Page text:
Home - National Multiple Sclerosis Society

Skip to navigation Skip to content
Treatments > Medications Used In MS

Brand Name Chemical Name

Intrathecal Baclofen
(ITB Therapy)

Baclofen (intrathecal)

Primary Usage in MS

Generic Available
Spasticity No

Baclofen acts on the central nervous system to relieve spasms, cramping, and tightness of muscles caused by spasticity in multiple sclerosis. Intrathecal baclofen therapy (ITB) consists of long-term delivery of baclofen to the intrathecal space in the spinal column. It is used in MS for those individuals with severe spasticity whose symptoms are not sufficiently relieved with oral baclofen and other oral medications. Because ITB is administered directly in to the intrathecal space, it provides better spasticity reduction at lower doses than can be achieved with oral medications that, at higher doses, can produce sedation, sleepiness, and imbalance.

Proper Usage
Individuals who are considered candidates for intrathecal baclofen are given a test dose via lumbar puncture. Those who respond positively to the test dose can be considered for ongoing ITB therapy.

The SynchroMed® Infusion System consists of: a small titanium disk, about three inches in diameter and one inch thick, which contains a refillable reservoir for the liquid, and a computer chip that regulates the battery-operated pump; a flixible silicone catheter that serves as the pathway from the pump to the intrathecal space.

Implantation of the pump requires two incisions-one in the lower abdomen to create a pocket for the pump, and another one in the lower back for inserting the catheter that is looped around the torso, inside the body, connecting the pump to the intrathecal space.

The dose of medication delivered by the pump is programmed, and subsequently adjusted if necessary, by non-invasive radio-telemetry. The pump is refilled every 4 to 12 weeks by injection, in a procedure lasting about 20 minutes.

To prevent the baclofen supply from running out, the pump contains a programmable alarm that sounds whenever the reservoir need to be refilled, the battery is low, or the pump is malfunctioning in some way. In the event that the alarm sounds, you should contact your physician immediately.

As with any surgical procedure, the implantation of the pump carries with it the risk of infection, and the risks associated with general anesthesia. There is an additional risk of spinal fluid leakage.

Your doctor should check your progress at regular visits, especially during the first few weeks of treatment with this medicine. During this time, the amount of medicine you are using may have to be changed often to meet your individual needs.

Make sure to keep all appointments to refill the pump. If the pump is not refilled on time, you may experience return of your muscle tightness and early withdrawal symptoms that might include: itching of the skin, decreased blood pressure (blurred vision*; confusion; dizziness; faintness or lightheadedness when rising from a lying or sitting position; sweating; unusual tiredness of weakness*), burning, crawling, itching, numbness, prickling, "pins and needles," or tingling feelings*; seizures.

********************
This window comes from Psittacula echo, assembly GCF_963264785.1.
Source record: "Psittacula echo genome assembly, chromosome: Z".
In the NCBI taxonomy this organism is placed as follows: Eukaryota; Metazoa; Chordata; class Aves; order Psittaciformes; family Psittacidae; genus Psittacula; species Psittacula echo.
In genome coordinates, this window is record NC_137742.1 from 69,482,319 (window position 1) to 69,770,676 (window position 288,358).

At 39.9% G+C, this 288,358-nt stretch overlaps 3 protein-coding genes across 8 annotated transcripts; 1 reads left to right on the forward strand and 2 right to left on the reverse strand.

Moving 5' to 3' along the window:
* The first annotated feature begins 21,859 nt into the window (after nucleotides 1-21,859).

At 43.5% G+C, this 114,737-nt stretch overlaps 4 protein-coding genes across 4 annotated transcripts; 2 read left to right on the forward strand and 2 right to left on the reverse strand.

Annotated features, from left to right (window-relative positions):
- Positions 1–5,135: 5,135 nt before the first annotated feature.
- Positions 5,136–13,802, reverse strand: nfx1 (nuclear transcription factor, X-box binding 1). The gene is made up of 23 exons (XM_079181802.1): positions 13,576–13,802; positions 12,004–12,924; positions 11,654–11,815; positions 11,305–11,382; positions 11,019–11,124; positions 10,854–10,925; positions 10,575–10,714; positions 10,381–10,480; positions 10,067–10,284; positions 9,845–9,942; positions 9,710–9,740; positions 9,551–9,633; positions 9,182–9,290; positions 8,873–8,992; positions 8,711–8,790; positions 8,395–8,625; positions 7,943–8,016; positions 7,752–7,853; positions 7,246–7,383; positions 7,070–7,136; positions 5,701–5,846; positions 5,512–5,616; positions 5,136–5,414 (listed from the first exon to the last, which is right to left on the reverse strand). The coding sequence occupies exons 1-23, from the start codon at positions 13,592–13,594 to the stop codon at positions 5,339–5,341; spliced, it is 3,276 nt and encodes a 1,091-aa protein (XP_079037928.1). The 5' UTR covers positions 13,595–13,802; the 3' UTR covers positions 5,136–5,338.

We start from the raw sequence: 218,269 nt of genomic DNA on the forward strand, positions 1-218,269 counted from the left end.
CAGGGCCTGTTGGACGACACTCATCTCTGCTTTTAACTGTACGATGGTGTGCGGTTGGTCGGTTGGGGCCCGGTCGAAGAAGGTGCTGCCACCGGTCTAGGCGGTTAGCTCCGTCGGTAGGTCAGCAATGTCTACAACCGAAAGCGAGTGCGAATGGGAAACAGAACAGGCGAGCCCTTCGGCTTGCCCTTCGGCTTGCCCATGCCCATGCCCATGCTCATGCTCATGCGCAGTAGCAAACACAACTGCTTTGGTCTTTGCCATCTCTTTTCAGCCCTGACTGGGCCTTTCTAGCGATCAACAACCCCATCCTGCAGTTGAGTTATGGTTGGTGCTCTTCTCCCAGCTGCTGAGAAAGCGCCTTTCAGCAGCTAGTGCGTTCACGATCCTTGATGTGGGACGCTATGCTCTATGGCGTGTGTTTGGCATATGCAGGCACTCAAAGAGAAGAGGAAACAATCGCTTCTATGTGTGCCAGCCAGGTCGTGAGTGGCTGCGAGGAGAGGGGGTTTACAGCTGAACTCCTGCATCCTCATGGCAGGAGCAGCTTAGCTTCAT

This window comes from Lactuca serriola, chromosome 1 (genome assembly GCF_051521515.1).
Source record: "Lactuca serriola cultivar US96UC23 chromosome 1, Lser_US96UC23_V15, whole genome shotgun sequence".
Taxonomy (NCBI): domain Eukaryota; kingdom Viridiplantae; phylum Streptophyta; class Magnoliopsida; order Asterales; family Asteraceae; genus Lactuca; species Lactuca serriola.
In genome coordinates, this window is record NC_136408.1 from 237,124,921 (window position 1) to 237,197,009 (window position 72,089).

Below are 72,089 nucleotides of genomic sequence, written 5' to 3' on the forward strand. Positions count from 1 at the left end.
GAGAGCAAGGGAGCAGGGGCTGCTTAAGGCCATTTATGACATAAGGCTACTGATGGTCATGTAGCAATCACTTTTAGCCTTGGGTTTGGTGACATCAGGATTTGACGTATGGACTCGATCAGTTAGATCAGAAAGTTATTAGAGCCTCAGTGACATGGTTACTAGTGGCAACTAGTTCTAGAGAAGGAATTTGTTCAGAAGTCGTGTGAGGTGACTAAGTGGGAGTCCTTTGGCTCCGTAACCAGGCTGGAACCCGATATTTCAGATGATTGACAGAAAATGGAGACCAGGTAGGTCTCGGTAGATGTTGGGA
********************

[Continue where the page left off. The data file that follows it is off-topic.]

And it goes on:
Abruptly stopping intrathecal baclofen can result in serious medical problems and in rare cases has been fatal.

Possible Side Effects
Side effects that typically go away as your body adjusts to the medication and do not require medical attention unless they continue for several weeks or are bothersome: drowsiness or unusual tiredness*; increased weakness*; dizziness or lightheadedness; confusion; unusual constipation*; new or unusual bladder symptoms*; trouble sleeping; unusual unsteadiness or clumsiness*.

Unusual side effects that require immediate medical attention: high fever; altered mental status; spasticity than is worse than was experienced prior to starting ITB Therapy; muscle rigidity.

Symptoms of overdose: drowsiness; lightheadedness; sudden onset of blurred or double vision*; shortness of breath or troubled breathing; vomiting; seizures; loss of consciousness; coma.

*Since it may be difficult to distinguish between certain common symptoms of MS and some side effects of baclofen, be sure to consult your health care professional if an abrupt change of this type occurs.

Medication Index

Other Medications Used to Treat Spasticity in MS

About Spasticity

Controlling Spasticity in MS
Self-help, treatment goals, therapies, and more.

Reprinted with permission from Rosalind C. Kalb (ed.), Multiple Sclerosis: The Questions You Have—The Answers You Need, 3rd Edition. New York: Demos Medical Publishing, Inc., 2004

Last updated September 21, 2006